In today’s Gospel lesson (17May20, John 4:5-42), we are given a myriad of lessons. One of the first is that of observing human nature.
Our Lord strikes up a conversation with the Samaritan woman. It is an unexpected thing to her. Normally, no Jew would be caught dead fraternizing with a Samaritan, let alone a Jewish man conversing with a Samaritan woman.
But after the small-talk has occurred (and that phraseology is ill-advised, for nothing that our Lord says is unimportant!), Jesus says to the woman, “Go, call your husband, and come here.”
And here is the lesson in human nature. The woman responds, “I have no husband.”
We can find in the woman’s words that element of trying to cover her sin. Yes, I may be living with a man, but we’re not married, so he’s not my husband. What I’m saying isn’t UNtrue—it’s just not the WHOLE truth. Is this not the way of the world around us today?We live in a country where the political parties have divided themselves from one another to such an extent that neither one seems to care first and foremost for the well-being of the people they are elected to serve, but rather they serve themselves and those who fatten their electoral war chests. Truth? Find it if you can, but recognize that while you search for truth, in how business and politics are conducted throughout the world today, people suffer because the truth doesn't matter. Any politician will will attempt to convince you that their perspective is the ONLY truth. And yet opposing political perspectives have truths that do not coincide - these truths are in diametric opposition to one another. So if we are to believe anything, perhaps we should believe that both are telling us, “We have no husband….”!!!!
A second take-away from today’s Gospel is how the woman responds to our Lord’s clearly indicating that He knows her—He knows her whole life, where she’s been, with whom she’s lived. And He knows her pain over living as she is now, her self-loathing for the life she finds herself captured within. Her response is not to take offense at the Lord’s knowing all these things about her. Rather, she is overcome with joy that these things are “in the open.”
Within that joy, the woman abandons her mission in coming to the well. At this point, the water that she had come to gather has no importance whatsoever in comparison to the knowledge that she has found the Messiah, or more appropriately, He has found her.
She leaves behind the worldly empty waterpot, and runs to the people around her. Her sin? It no longer matters. She professes it openly to the community. She has become an evangelist, perhaps the first after St. John the Forerunner. Going to the men in the city, she fearlessly proclaims, “Come, see a Man Who told me all things that I ever did. Could this be the Christ?”
Those words from the Orthodox Study Bible sound less certain than the original Greek, wherein the woman’s words translate to, “Is not this the Christ?” Whether the others choose to believe or not, she already has become a disciple.
By a word from the Word! Our Lord's promise to her that the water that he gives will "become a fountain of water springing up into everlasting life." See in her this overflowing spring of living water as she evangelizes the people of Sychar! See how the Living Water with which our Lord has filled her overflows and fills others.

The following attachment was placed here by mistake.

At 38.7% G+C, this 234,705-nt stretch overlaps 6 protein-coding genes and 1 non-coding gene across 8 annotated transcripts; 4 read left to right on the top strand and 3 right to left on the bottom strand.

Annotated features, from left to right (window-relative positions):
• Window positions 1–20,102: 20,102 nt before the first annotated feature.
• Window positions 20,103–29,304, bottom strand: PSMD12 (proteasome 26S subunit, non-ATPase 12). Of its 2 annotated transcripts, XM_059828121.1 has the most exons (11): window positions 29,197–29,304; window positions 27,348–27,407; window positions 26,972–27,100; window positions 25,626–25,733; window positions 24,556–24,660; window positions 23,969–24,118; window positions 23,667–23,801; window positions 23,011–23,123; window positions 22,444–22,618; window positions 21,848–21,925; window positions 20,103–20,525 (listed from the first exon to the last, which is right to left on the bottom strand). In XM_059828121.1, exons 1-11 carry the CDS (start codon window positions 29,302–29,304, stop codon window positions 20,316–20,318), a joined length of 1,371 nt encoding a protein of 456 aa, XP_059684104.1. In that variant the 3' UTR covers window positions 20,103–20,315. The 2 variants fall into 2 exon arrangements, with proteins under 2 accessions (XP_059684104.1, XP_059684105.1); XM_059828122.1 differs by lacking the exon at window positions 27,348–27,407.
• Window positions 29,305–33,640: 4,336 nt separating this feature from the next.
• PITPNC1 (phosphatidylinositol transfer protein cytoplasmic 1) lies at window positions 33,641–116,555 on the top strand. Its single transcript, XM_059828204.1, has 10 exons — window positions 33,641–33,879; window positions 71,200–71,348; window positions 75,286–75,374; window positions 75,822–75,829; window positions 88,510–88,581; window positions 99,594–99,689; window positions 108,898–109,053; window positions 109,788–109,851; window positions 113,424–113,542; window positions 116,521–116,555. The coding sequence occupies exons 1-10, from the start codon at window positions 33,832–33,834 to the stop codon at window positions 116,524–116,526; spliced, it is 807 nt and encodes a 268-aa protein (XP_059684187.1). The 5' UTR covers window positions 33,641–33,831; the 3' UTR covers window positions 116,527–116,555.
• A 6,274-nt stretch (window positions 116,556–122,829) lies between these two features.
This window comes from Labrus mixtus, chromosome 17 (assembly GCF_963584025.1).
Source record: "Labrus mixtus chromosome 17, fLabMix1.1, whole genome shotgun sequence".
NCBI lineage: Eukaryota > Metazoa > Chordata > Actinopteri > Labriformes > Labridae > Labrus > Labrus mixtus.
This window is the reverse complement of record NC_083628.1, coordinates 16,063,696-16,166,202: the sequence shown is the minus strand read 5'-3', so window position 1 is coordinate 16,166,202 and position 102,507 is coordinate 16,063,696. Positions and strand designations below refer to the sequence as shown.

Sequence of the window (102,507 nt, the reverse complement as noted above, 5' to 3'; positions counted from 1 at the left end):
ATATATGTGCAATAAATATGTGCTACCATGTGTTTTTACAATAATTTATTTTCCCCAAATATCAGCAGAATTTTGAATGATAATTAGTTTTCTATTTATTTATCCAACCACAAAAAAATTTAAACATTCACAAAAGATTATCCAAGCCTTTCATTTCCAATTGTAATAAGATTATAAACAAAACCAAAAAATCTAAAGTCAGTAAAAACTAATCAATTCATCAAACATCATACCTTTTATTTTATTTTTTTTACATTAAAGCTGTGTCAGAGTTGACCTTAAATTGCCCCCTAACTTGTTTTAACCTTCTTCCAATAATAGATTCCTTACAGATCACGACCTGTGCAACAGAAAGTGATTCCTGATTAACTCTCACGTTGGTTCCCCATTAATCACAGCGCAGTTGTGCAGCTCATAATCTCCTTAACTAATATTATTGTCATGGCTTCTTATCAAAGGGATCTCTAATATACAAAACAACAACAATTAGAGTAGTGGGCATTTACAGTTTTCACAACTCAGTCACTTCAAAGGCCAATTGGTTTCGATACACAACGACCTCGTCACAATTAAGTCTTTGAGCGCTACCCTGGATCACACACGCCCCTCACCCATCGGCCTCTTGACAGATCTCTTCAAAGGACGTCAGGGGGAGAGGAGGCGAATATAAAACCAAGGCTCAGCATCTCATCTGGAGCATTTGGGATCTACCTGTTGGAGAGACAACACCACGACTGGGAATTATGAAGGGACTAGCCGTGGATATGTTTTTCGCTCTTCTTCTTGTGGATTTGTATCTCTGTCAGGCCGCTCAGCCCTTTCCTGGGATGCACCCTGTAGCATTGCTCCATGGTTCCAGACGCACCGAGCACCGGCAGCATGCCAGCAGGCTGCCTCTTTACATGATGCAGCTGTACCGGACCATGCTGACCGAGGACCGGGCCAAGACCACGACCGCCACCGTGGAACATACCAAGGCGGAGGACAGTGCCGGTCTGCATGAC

The woman, St. Photini, goes on to evangelize the people of Sychar, then her five sisters, and her two sons, all of whom are also known as saints. She went to Carthage and evangelized there.
During the reign of Nero, Saint Photini lived in Carthage with her younger son Joses, where she fearlessly preached the Gospel. Her eldest son Victor fought in the Roman army against barbarians, and was appointed military commander. Later, Nero called Victor to Italy to arrest and punish Christians.
An officer there, Sebastian by name, said to Victor, “I know that you, your mother and your brother are Christians. As a friend I advise you to submit to the will of the emperor.” Victor fearlessly declared that he, like his mother, wanted to preach Christ. The man who advised Victor then was struck blind. Four days later, he proclaimed, “The God of the Christians is the only true God.” When Victor asked him why he had changed his mind, the man replied, “Because Christ is calling me.” He was baptized and his sight was restored.
Reports of this reached Nero, and he commanded that they all be brought to him. There, all of them confessed Christ before the emperor, who then ordered that their fingers be smashed with iron rods. But each of them, as they received blows, felt no pain, and their hands remained unharmed. Nero ordered that the men be thrown into prison, and the women were placed under the supervision of his own daughter, Domnina. Saint Photini converted Nero’s daughter and all of her servants to the Lord!
After three years, Nero sent to the prison for one of his servants who had also been locked up there. He reported that Sebastian, Victor and Joses had recovered from being blinded, and people were visiting the prison to hear their preaching. In fact, the whole prison had been converted to the Lord.
After many more tortures and miraculous deliveries by our Lord, Nero ordered that Saint Photini be flayed and thrown down a well. After twenty days in the well, Nero had the saint brought to him one more time, asking her if she was now ready to offer sacrifice to idols. The blessed saint spat in the emperor’s face, saying, “You stupid man! Do you think that I am so deluded that I would renounce the Living God to offer sacrifices to idols as blind as you?”
On this, Nero again had the saint thrown down a well, where she surrendered her soul to the God who filled her to overflowing nearly forty years earlier.
In 66AD they all were martyred by the Emperor Nero.
Christ is Risen!